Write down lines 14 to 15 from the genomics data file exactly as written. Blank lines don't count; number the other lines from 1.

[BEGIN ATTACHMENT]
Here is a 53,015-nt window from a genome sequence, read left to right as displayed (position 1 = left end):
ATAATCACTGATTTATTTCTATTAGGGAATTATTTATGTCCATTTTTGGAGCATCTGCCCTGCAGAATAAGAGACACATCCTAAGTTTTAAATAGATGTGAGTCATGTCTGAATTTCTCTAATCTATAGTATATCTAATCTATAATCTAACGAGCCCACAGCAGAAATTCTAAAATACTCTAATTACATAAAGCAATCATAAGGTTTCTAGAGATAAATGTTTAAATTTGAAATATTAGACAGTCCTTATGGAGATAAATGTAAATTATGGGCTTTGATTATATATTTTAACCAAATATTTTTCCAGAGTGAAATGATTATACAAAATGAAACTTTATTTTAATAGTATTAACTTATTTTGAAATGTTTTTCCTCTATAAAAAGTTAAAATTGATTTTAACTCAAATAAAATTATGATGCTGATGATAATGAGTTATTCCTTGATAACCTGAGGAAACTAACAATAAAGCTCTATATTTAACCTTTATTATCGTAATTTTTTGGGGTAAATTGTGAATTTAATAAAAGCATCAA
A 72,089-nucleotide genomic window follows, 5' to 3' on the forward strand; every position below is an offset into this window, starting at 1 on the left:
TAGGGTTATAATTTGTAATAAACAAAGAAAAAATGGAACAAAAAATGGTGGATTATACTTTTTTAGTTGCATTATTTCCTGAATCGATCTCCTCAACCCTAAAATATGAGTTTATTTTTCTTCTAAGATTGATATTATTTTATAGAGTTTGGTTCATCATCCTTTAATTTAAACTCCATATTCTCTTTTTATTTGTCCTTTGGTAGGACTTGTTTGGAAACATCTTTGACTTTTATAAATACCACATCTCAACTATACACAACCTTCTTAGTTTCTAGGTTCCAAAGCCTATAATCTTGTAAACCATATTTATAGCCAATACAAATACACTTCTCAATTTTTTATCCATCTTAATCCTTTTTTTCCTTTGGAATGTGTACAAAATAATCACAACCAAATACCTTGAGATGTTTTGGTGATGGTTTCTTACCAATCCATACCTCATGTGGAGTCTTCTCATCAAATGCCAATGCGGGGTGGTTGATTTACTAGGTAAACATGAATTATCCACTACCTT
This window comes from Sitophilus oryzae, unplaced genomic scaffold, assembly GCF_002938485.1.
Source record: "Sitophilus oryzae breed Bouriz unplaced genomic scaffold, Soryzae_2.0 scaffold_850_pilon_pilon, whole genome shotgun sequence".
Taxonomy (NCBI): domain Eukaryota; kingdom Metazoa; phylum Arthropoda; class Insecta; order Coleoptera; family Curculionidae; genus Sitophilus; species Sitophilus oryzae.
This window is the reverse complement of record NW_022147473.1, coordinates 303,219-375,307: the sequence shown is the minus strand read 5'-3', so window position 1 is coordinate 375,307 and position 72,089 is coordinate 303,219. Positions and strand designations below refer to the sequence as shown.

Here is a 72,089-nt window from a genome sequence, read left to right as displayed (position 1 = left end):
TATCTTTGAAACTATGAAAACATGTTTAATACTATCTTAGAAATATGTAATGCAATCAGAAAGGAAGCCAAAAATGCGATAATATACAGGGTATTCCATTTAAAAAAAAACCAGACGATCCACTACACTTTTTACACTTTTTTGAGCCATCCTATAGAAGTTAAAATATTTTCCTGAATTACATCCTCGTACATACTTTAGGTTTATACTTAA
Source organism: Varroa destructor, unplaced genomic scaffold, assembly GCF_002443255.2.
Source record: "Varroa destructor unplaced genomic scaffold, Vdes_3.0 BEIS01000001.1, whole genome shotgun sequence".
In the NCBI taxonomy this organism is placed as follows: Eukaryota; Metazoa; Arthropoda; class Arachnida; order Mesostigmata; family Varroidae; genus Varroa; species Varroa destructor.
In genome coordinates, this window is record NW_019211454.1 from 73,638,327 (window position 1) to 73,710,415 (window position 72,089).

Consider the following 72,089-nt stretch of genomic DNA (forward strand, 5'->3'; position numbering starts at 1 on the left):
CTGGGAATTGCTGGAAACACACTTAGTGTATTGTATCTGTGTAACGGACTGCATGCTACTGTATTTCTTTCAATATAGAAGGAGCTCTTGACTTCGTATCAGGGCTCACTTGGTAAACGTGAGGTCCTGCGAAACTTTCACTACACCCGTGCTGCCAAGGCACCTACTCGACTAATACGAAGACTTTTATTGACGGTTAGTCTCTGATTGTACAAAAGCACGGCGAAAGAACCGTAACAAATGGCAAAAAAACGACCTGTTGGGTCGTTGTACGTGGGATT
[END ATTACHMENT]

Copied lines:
In genome coordinates, this window is record NW_019211454.1 from 73,638,327 (window position 1) to 73,710,415 (window position 72,089).

Consider the following 72,089-nt stretch of genomic DNA (forward strand, 5'->3'; position numbering starts at 1 on the left):